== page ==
Tool Chest of Accomplishments - Another part of this calculation is what you have accomplished to date. I do not try to set personal bests on mileage during rally’s unless I am presented with a special opportunity to do so (as I was in my first rally). I am fully aware of my capabilities and accomplishments. I know I can do a SS1K on most any day, I can usually pull off a BBG when requested, but I have not completed two BBG’s in a row. I have run 1,000 – 1,200 miles a day on relatively difficult roads for several days at a time. Finally I know that I can run up to around 1,700 miles in 24 hours given favorable conditions. These are demonstrated accomplishments and limitations. It is my tool chest of things I know I can pull out if necessary. You should have this and be realistic about it.
Conditioning – as a last consideration, and really a moderating influence on my Tool Chest I have to consider my current condition. Have I been getting good rest, is my overall conditioning the same or similar to when I set my standards, do I have nagging problems that will be amplified during a long ride (sore wrist, blister, etc).
Rest Requirements - I have developed knowledge of my needs for rest (normal is about 6 hours a night). I have divined after many very long (7 to 15 day) rides that I can go several days with 4 hours of good sleep nightly but will need 6 – 8 every three days or so to catch back up (Later I will provide a link to a fatigue study done by our own Don Arthur that is required knowledge for all rallyists). I also know I can at times ride 36 hours without normally having to stop if very well rested (but will need a solid 8 hours after that to recover acceptably).
With this knowledge (what are difficult and reasonable targets, what is in my Tool Chest of accomplishments, my conditioning, and what my necessary rest requirements are) combined with the difficulty of the general rally route, I can establish a reasonable target for mileage. A realistic target for me will normally be somewhere between 45 and 62 mph average, depending upon the length of the rally and the difficulty of the route. The longer the rally the lower the average mph.
Never be Afraid to DNFI have DNF’d (Did Not Finish) my share of rallies. There is no shame in this and normally it is because I set my sights to high. As my father would say, my eyes were bigger than my stomach. Or maybe something happened, broken motorcycle, misread instructions, caught in traffic, or simply I needed more rest than I made allotment for. I have heard people postulate that if “you do not DNF then you are not trying hard enough”. I prefer to think that if you never DNF then maybe you are doing things you might not want to talk about.
Think about that when you are rallying. If you are tempted to do something you would not be proud to tell your Rallymaster, then maybe you are getting a bit over the line. Stopping and getting a hotel room might be the very smartest thing you could do, waiting for that pilot car and not running a construction zone is probably the smart thing to do, waiting in line to get a receipt rather than cutting in front of a group of civilians is probably the right thing to do.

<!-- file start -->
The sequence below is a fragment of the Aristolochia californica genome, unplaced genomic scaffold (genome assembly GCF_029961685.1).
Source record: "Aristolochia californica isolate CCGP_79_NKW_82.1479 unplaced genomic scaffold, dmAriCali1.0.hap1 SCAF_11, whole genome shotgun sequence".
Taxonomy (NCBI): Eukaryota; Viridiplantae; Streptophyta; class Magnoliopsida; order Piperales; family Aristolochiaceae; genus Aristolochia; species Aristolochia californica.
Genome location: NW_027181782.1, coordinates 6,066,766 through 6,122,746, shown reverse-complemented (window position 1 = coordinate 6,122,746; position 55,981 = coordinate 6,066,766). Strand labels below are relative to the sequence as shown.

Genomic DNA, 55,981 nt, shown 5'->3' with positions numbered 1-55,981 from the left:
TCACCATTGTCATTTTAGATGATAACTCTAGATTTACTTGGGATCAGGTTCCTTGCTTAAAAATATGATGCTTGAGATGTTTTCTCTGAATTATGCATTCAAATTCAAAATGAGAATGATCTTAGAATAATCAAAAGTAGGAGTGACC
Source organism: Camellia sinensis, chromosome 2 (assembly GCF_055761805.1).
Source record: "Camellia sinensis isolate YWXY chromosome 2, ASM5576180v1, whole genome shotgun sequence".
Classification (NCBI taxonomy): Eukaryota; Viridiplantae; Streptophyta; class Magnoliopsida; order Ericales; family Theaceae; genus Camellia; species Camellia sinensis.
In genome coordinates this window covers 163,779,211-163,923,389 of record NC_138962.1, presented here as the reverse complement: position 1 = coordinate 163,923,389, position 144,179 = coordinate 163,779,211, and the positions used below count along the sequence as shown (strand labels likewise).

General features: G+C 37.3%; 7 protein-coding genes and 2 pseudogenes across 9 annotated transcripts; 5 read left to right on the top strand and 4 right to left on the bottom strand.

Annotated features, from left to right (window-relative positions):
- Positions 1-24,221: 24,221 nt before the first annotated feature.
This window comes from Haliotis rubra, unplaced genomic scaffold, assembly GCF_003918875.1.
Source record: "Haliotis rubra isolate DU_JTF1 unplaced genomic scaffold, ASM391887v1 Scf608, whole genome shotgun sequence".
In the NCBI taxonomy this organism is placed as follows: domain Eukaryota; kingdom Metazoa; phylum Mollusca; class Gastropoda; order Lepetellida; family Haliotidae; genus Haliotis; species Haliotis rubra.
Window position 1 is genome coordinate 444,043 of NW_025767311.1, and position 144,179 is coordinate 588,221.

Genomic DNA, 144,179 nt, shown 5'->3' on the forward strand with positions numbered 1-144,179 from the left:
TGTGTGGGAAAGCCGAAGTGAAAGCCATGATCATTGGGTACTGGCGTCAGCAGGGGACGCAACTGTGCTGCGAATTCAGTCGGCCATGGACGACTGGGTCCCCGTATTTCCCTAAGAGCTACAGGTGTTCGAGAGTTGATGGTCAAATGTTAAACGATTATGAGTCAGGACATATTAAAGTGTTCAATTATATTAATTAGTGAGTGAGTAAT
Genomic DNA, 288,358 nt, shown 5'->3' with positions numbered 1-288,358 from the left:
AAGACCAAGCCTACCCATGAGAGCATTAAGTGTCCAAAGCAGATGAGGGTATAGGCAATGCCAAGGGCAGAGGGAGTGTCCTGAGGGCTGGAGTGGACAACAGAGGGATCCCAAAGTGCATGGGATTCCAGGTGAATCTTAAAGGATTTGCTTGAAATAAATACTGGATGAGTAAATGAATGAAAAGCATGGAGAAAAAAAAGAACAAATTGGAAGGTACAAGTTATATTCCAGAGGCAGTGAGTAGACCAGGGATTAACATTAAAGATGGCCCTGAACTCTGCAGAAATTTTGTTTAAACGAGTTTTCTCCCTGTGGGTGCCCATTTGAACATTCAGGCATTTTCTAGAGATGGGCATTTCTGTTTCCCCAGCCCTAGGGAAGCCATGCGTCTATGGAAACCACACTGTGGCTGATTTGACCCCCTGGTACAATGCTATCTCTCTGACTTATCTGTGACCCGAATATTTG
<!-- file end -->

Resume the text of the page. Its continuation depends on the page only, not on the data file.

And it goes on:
I told you about getting Zero points on my first rally. I needed a gas receipt before 1:00am that day in Durango, CO. I had gotten my gas but the pump did not put out a receipt. Once entering the store there was a lineup at the register and I patiently waited my turn and when I got my receipt it was three minutes late. I commented to the attendant what had just happened to me and another person offered me their receipt. I smiled and said no, knowing full well I would probably have more fun at the finish with my “0” point score than a middle of the pack score it would have given me.
You are here to have fun, you are here as a representative of the IBA, as a representative of that rallymaster and of motorcyclists across the country. It is always best to put safety first, act with dignity, and do the right thing in public. Remember this is just a pass time and there are no riches waiting for you back at rally headquarters. The story you now have to tell is most likely worth 10 times more than a finishing position that will be forgotten by the time the banquet is over. Getting back safely is the most important thing you will do for your family your rally master, and friends (which will now include that rallymaster and their staff).
Hypothetical Question: You have just run a great rally and are in Wendover, NV with just 113 fast miles across the Great Salt Lake toSalt Lake City and the finish. You have 1 ¾ hours to get there before being timed barred. You pull up second in line to a Utah Highway Patrolman stopping traffic on the freeway completely for an accident where someone fell asleep and drove off onto the Salt Flats flipping their RV. A Life Flight Helicopter lands on the shoulder and shuts down their rotors. Time ticks away as they hold the freeway closed and the EMT’s prepare the victims for transport. The patrolman leaves to assist the EMT crews, leaving the cars stopped by a single flare and their own recognizance. All the activity is off on the Salt Flats, the Helo is just on the shoulder with the stopped blades barely in the right lane, you know every Highway Patrol between here and Salt Lake is assisting here, do you: